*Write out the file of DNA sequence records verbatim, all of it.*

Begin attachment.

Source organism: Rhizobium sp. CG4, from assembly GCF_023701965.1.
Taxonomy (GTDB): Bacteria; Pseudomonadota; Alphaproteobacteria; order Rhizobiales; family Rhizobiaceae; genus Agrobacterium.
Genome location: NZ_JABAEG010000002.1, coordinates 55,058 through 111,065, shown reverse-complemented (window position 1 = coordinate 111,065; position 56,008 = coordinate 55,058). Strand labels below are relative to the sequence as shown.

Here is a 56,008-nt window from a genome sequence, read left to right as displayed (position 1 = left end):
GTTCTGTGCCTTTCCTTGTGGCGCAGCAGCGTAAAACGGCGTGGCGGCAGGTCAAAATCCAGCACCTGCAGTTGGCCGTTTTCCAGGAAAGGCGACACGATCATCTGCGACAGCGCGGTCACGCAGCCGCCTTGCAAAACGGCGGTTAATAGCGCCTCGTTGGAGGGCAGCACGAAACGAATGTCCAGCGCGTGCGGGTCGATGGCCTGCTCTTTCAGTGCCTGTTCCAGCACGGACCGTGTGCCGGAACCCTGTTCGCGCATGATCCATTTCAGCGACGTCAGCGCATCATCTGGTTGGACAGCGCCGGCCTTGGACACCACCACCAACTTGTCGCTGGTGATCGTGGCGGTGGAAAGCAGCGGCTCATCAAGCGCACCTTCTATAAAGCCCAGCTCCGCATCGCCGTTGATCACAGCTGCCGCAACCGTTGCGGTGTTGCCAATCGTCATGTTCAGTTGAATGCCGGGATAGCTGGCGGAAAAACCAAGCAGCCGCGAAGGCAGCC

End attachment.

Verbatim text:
Source organism: Rhizobium sp. CG4, from assembly GCF_023701965.1.
Taxonomy (GTDB): Bacteria; Pseudomonadota; Alphaproteobacteria; order Rhizobiales; family Rhizobiaceae; genus Agrobacterium.
Genome location: NZ_JABAEG010000002.1, coordinates 55,058 through 111,065, shown reverse-complemented (window position 1 = coordinate 111,065; position 56,008 = coordinate 55,058). Strand labels below are relative to the sequence as shown.

Here is a 56,008-nt window from a genome sequence, read left to right as displayed (position 1 = left end):
GTTCTGTGCCTTTCCTTGTGGCGCAGCAGCGTAAAACGGCGTGGCGGCAGGTCAAAATCCAGCACCTGCAGTTGGCCGTTTTCCAGGAAAGGCGACACGATCATCTGCGACAGCGCGGTCACGCAGCCGCCTTGCAAAACGGCGGTTAATAGCGCCTCGTTGGAGGGCAGCACGAAACGAATGTCCAGCGCGTGCGGGTCGATGGCCTGCTCTTTCAGTGCCTGTTCCAGCACGGACCGTGTGCCGGAACCCTGTTCGCGCATGATCCATTTCAGCGACGTCAGCGCATCATCTGGTTGGACAGCGCCGGCCTTGGACACCACCACCAACTTGTCGCTGGTGATCGTGGCGGTGGAAAGCAGCGGCTCATCAAGCGCACCTTCTATAAAGCCCAGCTCCGCATCGCCGTTGATCACAGCTGCCGCAACCGTTGCGGTGTTGCCAATCGTCATGTTCAGTTGAATGCCGGGATAGCTGGCGGAAAAACCAAGCAGCCGCGAAGGCAGCC